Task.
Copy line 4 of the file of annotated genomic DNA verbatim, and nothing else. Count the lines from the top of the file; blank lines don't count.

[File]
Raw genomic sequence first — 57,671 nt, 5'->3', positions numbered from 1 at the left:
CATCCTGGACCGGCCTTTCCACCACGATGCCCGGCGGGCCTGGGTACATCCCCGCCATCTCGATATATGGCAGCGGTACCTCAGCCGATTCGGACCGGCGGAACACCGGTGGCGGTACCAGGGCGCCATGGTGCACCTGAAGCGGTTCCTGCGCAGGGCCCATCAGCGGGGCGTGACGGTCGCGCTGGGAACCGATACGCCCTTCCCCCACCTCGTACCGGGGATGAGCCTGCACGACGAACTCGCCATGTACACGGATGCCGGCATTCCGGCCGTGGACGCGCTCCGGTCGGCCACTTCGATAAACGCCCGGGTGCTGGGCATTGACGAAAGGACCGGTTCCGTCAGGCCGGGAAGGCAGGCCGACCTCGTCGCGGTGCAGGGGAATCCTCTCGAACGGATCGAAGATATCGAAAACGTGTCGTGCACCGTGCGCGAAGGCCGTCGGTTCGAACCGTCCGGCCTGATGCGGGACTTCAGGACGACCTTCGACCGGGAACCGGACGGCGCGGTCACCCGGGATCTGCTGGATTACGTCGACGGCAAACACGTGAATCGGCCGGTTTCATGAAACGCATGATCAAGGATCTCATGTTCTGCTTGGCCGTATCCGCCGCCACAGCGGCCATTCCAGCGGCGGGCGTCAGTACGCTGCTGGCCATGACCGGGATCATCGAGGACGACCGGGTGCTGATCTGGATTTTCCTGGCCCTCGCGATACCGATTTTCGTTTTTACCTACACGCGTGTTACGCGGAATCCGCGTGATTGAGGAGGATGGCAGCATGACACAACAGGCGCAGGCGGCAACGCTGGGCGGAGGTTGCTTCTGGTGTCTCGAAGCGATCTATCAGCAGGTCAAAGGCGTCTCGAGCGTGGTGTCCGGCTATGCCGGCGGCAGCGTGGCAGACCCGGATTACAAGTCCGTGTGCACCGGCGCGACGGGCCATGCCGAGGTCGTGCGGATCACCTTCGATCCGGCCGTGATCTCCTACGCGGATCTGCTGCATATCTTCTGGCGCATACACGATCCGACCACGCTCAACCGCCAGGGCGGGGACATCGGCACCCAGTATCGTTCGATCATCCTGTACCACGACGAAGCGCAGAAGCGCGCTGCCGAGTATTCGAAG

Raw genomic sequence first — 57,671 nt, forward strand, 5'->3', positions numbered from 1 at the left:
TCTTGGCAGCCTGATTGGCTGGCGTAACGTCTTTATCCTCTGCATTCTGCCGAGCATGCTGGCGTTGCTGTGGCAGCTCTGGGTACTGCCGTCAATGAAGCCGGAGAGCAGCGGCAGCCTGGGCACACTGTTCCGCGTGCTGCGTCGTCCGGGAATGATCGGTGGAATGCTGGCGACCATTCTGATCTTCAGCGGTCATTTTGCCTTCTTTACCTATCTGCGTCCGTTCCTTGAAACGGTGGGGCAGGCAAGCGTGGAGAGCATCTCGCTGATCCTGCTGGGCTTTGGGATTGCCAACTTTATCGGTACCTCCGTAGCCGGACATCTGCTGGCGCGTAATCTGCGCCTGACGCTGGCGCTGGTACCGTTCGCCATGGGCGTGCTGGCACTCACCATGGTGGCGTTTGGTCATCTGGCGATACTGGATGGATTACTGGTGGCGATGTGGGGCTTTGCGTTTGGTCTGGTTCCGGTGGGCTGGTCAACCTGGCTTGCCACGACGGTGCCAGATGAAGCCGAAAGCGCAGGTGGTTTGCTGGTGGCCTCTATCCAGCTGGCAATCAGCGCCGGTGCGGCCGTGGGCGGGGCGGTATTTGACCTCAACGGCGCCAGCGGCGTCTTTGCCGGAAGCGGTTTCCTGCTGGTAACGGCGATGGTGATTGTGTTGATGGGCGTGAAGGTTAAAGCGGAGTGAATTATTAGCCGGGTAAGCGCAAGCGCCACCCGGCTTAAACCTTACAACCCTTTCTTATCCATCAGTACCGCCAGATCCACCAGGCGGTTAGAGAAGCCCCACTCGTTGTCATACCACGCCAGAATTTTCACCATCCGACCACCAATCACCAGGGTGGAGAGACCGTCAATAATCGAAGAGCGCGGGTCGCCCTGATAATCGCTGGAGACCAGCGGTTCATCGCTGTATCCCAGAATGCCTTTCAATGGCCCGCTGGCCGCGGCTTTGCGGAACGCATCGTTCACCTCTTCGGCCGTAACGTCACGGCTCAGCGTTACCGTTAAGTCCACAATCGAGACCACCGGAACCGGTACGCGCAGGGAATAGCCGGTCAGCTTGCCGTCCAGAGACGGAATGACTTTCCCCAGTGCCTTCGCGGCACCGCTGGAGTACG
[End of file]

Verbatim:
TCTTGGCAGCCTGATTGGCTGGCGTAACGTCTTTATCCTCTGCATTCTGCCGAGCATGCTGGCGTTGCTGTGGCAGCTCTGGGTACTGCCGTCAATGAAGCCGGAGAGCAGCGGCAGCCTGGGCACACTGTTCCGCGTGCTGCGTCGTCCGGGAATGATCGGTGGAATGCTGGCGACCATTCTGATCTTCAGCGGTCATTTTGCCTTCTTTACCTATCTGCGTCCGTTCCTTGAAACGGTGGGGCAGGCAAGCGTGGAGAGCATCTCGCTGATCCTGCTGGGCTTTGGGATTGCCAACTTTATCGGTACCTCCGTAGCCGGACATCTGCTGGCGCGTAATCTGCGCCTGACGCTGGCGCTGGTACCGTTCGCCATGGGCGTGCTGGCACTCACCATGGTGGCGTTTGGTCATCTGGCGATACTGGATGGATTACTGGTGGCGATGTGGGGCTTTGCGTTTGGTCTGGTTCCGGTGGGCTGGTCAACCTGGCTTGCCACGACGGTGCCAGATGAAGCCGAAAGCGCAGGTGGTTTGCTGGTGGCCTCTATCCAGCTGGCAATCAGCGCCGGTGCGGCCGTGGGCGGGGCGGTATTTGACCTCAACGGCGCCAGCGGCGTCTTTGCCGGAAGCGGTTTCCTGCTGGTAACGGCGATGGTGATTGTGTTGATGGGCGTGAAGGTTAAAGCGGAGTGAATTATTAGCCGGGTAAGCGCAAGCGCCACCCGGCTTAAACCTTACAACCCTTTCTTATCCATCAGTACCGCCAGATCCACCAGGCGGTTAGAGAAGCCCCACTCGTTGTCATACCACGCCAGAATTTTCACCATCCGACCACCAATCACCAGGGTGGAGAGACCGTCAATAATCGAAGAGCGCGGGTCGCCCTGATAATCGCTGGAGACCAGCGGTTCATCGCTGTATCCCAGAATGCCTTTCAATGGCCCGCTGGCCGCGGCTTTGCGGAACGCATCGTTCACCTCTTCGGCCGTAACGTCACGGCTCAGCGTTACCGTTAAGTCCACAATCGAGACCACCGGAACCGGTACGCGCAGGGAATAGCCGGTCAGCTTGCCGTCCAGAGACGGAATGACTTTCCCCAGTGCCTTCGCGGCACCGCTGGAGTACG